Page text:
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dc.contributor.authorCheffins, BR
dc.date.accessioned2018-11-08T00:30:33Z
dc.date.available2018-11-08T00:30:33Z
dc.date.issued2018-08-03
dc.identifier.issn0007-6899
dc.identifier.urihttps://www.repository.cam.ac.uk/handle/1810/284738
dc.description.abstractThe analysis of corporate governance has been a one-sided affair. The focus has been on “internal” accountability mechanisms, namely boards and shareholders. Each has become more effective since debates about corporate governance began in earnest in the 1970s but it is doubtful whether this process can continue. Correspondingly, it is an opportune time to expand the analysis of corporate governance. This article does so by focusing on three “external” accountability mechanisms that can operate as significant constraints on managerial discretion, namely governmental regulation of corporate activity, competitive pressure from rival firms and organized labor. A unifying feature is that each was an element of a theory of “countervailing power” economist John Kenneth Galbraith developed in the 1950s with respect to corporations, an era when external accountability mechanisms did more than their internal counterparts to keep management in check.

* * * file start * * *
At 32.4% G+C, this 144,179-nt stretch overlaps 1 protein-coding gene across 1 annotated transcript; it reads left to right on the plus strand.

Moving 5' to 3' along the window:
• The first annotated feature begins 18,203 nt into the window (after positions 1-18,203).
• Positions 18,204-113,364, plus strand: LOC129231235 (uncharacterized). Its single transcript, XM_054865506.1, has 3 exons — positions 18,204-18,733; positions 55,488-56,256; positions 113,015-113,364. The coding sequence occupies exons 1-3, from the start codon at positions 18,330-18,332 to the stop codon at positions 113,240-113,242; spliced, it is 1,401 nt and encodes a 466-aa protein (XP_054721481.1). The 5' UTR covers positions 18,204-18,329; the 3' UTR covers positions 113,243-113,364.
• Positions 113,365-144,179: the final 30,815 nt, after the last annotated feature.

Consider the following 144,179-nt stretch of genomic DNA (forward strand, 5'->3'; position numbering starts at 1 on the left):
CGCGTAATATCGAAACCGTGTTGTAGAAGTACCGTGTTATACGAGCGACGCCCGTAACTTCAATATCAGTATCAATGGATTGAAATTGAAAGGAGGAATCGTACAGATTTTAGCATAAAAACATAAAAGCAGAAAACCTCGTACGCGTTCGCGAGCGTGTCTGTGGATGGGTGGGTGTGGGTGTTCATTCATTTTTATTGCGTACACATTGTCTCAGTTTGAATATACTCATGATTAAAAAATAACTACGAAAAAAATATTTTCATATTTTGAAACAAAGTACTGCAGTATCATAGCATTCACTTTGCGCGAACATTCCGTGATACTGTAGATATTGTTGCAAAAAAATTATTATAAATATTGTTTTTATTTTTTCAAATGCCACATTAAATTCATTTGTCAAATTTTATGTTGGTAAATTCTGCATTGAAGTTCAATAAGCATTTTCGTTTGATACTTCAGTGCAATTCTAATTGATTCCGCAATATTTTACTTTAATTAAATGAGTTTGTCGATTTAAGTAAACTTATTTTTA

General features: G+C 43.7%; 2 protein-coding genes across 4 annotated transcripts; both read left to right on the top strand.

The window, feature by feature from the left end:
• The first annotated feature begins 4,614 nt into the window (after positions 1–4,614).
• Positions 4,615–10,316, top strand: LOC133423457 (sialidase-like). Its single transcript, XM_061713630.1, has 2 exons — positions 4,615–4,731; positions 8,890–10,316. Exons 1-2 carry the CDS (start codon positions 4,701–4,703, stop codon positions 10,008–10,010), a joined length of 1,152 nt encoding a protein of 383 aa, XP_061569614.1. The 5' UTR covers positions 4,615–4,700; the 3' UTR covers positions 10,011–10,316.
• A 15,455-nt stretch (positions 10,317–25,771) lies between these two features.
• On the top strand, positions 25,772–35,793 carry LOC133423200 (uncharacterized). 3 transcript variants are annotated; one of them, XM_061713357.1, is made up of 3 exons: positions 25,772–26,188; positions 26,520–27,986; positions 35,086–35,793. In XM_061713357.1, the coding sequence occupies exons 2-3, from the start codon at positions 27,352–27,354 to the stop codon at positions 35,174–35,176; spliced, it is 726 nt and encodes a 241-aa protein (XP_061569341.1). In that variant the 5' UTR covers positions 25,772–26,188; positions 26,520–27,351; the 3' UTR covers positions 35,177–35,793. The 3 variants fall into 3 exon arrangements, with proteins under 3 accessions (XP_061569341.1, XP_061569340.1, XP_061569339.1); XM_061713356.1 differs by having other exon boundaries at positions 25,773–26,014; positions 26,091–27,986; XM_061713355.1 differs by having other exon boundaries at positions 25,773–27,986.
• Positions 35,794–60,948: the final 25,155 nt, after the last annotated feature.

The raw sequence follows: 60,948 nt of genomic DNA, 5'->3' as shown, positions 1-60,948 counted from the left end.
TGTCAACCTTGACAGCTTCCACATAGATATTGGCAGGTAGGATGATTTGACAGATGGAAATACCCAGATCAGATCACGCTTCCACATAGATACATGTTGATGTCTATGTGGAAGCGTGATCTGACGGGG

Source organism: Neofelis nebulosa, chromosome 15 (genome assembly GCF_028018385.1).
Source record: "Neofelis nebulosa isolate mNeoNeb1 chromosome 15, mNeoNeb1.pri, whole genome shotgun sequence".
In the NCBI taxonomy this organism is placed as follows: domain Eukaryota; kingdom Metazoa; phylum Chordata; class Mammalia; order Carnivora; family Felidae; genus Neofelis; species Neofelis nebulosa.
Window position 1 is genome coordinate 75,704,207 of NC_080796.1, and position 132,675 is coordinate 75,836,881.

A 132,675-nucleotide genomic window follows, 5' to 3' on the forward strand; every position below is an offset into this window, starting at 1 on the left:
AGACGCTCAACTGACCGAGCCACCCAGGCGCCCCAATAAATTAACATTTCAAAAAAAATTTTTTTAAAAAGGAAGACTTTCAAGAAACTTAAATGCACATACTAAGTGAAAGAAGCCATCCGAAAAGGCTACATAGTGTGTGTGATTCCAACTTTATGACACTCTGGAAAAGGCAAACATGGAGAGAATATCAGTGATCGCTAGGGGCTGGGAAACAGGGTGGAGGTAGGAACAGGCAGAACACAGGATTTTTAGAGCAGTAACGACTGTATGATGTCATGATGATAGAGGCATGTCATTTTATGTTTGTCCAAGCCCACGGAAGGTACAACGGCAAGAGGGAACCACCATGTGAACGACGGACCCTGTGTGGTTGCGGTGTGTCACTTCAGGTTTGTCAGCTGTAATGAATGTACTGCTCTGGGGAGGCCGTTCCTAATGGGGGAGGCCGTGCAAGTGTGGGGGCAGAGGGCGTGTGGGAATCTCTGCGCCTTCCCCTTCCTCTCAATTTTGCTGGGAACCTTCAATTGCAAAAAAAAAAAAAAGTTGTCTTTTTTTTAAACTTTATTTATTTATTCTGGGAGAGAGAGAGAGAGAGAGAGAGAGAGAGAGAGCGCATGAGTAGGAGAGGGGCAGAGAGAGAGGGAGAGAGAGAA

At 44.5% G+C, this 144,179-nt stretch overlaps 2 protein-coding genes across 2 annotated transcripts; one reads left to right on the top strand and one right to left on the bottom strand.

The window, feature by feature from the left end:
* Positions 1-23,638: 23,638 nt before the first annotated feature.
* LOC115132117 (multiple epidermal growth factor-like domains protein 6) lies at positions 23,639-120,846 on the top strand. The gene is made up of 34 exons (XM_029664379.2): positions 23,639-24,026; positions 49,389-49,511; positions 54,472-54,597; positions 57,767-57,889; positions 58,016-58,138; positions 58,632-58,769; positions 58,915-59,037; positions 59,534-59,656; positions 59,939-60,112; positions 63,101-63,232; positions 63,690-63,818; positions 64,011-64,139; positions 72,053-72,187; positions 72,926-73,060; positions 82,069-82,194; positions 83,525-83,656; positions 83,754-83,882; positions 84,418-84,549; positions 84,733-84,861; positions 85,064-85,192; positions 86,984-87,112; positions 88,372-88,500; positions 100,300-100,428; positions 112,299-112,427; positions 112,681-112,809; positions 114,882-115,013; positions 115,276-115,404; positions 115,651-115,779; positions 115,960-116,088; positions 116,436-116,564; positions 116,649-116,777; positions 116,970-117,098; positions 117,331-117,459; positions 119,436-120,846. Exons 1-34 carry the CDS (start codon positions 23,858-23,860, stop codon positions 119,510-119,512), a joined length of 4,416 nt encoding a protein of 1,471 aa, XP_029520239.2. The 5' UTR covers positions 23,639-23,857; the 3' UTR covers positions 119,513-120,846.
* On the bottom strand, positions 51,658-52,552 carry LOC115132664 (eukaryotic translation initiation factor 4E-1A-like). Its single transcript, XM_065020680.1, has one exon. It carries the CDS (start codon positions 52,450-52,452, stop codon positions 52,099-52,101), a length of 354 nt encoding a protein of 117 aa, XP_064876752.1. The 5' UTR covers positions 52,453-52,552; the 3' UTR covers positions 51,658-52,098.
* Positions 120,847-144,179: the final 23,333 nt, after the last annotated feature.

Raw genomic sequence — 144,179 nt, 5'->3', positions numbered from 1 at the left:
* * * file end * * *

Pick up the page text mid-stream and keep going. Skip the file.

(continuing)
dc.description.sponsorshipMajor Research Fellowship, Leverhulme Trust
dc.publisherAmerican Bar Association
dc.titleCorporate governance and countervailing power
dc.typeArticle
prism.endingPage52
prism.issueIdentifier1
prism.publicationDate2018
prism.publicationNameBusiness Lawyer
prism.startingPage1
prism.volume74
dc.identifier.doi10.17863/CAM.32110
dcterms.dateAccepted2018-08-03
rioxxterms.licenseref.urihttp://www.rioxx.net/licenses/all-rights-reserved
rioxxterms.licenseref.startdate2018-01-01
dc.contributor.orcidCheffins, Brian [0000-0001-7417-7368]
rioxxterms.typeJournal Article/Review
pubs.funder-project-idLeverhulme Trust (MRF-2015-050)
cam.issuedOnline2018-08-03
rioxxterms.freetoread.startdate2019-08-03


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